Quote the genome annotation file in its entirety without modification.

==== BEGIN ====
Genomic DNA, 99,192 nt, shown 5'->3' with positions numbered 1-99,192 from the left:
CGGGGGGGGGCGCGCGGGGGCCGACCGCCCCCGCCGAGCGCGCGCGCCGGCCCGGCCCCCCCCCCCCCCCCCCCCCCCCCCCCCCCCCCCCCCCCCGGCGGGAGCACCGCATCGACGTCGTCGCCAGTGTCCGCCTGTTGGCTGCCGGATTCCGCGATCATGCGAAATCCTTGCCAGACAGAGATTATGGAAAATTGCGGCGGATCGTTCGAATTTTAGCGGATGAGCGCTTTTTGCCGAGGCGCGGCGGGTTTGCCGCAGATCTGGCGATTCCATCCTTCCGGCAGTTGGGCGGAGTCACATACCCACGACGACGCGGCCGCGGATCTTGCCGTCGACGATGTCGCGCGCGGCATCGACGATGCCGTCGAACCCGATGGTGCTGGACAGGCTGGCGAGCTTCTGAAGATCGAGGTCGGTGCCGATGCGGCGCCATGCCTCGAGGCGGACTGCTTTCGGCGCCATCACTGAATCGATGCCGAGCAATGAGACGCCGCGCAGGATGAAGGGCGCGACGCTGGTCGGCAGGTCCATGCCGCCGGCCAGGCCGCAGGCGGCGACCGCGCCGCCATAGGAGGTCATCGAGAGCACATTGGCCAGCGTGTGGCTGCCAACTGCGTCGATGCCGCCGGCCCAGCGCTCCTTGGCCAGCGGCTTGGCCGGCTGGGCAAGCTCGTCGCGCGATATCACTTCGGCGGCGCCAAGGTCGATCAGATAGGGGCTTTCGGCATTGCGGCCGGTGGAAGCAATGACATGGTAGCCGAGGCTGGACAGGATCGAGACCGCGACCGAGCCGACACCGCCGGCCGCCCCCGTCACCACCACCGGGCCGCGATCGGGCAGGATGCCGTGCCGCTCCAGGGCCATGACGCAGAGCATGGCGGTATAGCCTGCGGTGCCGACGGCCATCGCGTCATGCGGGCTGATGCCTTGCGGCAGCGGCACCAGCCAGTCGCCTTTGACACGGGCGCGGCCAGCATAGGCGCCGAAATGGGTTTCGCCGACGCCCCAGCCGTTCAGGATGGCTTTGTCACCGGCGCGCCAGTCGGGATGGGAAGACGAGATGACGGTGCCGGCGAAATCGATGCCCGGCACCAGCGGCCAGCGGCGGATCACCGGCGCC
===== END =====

Genomic DNA, 99,192 nt, shown 5'->3' with positions numbered 1-99,192 from the left:
CGGGGGGGGGCGCGCGGGGGCCGACCGCCCCCGCCGAGCGCGCGCGCCGGCCCGGCCCCCCCCCCCCCCCCCCCCCCCCCCCCCCCCCCCCCCCCCGGCGGGAGCACCGCATCGACGTCGTCGCCAGTGTCCGCCTGTTGGCTGCCGGATTCCGCGATCATGCGAAATCCTTGCCAGACAGAGATTATGGAAAATTGCGGCGGATCGTTCGAATTTTAGCGGATGAGCGCTTTTTGCCGAGGCGCGGCGGGTTTGCCGCAGATCTGGCGATTCCATCCTTCCGGCAGTTGGGCGGAGTCACATACCCACGACGACGCGGCCGCGGATCTTGCCGTCGACGATGTCGCGCGCGGCATCGACGATGCCGTCGAACCCGATGGTGCTGGACAGGCTGGCGAGCTTCTGAAGATCGAGGTCGGTGCCGATGCGGCGCCATGCCTCGAGGCGGACTGCTTTCGGCGCCATCACTGAATCGATGCCGAGCAATGAGACGCCGCGCAGGATGAAGGGCGCGACGCTGGTCGGCAGGTCCATGCCGCCGGCCAGGCCGCAGGCGGCGACCGCGCCGCCATAGGAGGTCATCGAGAGCACATTGGCCAGCGTGTGGCTGCCAACTGCGTCGATGCCGCCGGCCCAGCGCTCCTTGGCCAGCGGCTTGGCCGGCTGGGCAAGCTCGTCGCGCGATATCACTTCGGCGGCGCCAAGGTCGATCAGATAGGGGCTTTCGGCATTGCGGCCGGTGGAAGCAATGACATGGTAGCCGAGGCTGGACAGGATCGAGACCGCGACCGAGCCGACACCGCCGGCCGCCCCCGTCACCACCACCGGGCCGCGATCGGGCAGGATGCCGTGCCGCTCCAGGGCCATGACGCAGAGCATGGCGGTATAGCCTGCGGTGCCGACGGCCATCGCGTCATGCGGGCTGATGCCTTGCGGCAGCGGCACCAGCCAGTCGCCTTTGACACGGGCGCGGCCAGCATAGGCGCCGAAATGGGTTTCGCCGACGCCCCAGCCGTTCAGGATGGCTTTGTCACCGGCGCGCCAGTCGGGATGGGAAGACGAGATGACGGTGCCGGCGAAATCGATGCCCGGCACCAGCGGCCAGCGGCGGATCACCGGCGCC